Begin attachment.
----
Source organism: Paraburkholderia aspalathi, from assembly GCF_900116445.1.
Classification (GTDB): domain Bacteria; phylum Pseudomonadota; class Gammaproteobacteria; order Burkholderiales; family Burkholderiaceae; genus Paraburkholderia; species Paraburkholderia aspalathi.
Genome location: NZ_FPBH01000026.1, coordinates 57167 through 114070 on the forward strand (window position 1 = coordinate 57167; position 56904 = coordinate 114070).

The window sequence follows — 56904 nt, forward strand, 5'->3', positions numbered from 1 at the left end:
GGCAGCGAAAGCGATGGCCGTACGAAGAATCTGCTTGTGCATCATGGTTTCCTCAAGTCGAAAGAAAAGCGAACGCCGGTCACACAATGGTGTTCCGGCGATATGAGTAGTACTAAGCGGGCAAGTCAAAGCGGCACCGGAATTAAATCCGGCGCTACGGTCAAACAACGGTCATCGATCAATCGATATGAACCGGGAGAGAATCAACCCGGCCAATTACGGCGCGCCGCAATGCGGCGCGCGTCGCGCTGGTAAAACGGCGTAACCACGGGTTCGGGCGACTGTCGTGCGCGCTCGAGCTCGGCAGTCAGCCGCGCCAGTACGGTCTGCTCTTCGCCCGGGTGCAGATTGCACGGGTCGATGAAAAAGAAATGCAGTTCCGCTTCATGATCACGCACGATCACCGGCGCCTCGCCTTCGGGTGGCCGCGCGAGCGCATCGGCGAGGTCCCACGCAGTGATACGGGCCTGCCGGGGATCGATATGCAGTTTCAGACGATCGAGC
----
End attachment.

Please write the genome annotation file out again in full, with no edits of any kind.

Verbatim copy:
Source organism: Paraburkholderia aspalathi, from assembly GCF_900116445.1.
Classification (GTDB): domain Bacteria; phylum Pseudomonadota; class Gammaproteobacteria; order Burkholderiales; family Burkholderiaceae; genus Paraburkholderia; species Paraburkholderia aspalathi.
Genome location: NZ_FPBH01000026.1, coordinates 57167 through 114070 on the forward strand (window position 1 = coordinate 57167; position 56904 = coordinate 114070).

The window sequence follows — 56904 nt, forward strand, 5'->3', positions numbered from 1 at the left end:
GGCAGCGAAAGCGATGGCCGTACGAAGAATCTGCTTGTGCATCATGGTTTCCTCAAGTCGAAAGAAAAGCGAACGCCGGTCACACAATGGTGTTCCGGCGATATGAGTAGTACTAAGCGGGCAAGTCAAAGCGGCACCGGAATTAAATCCGGCGCTACGGTCAAACAACGGTCATCGATCAATCGATATGAACCGGGAGAGAATCAACCCGGCCAATTACGGCGCGCCGCAATGCGGCGCGCGTCGCGCTGGTAAAACGGCGTAACCACGGGTTCGGGCGACTGTCGTGCGCGCTCGAGCTCGGCAGTCAGCCGCGCCAGTACGGTCTGCTCTTCGCCCGGGTGCAGATTGCACGGGTCGATGAAAAAGAAATGCAGTTCCGCTTCATGATCACGCACGATCACCGGCGCCTCGCCTTCGGGTGGCCGCGCGAGCGCATCGGCGAGGTCCCACGCAGTGATACGGGCCTGCCGGGGATCGATATGCAGTTTCAGACGATCGAGC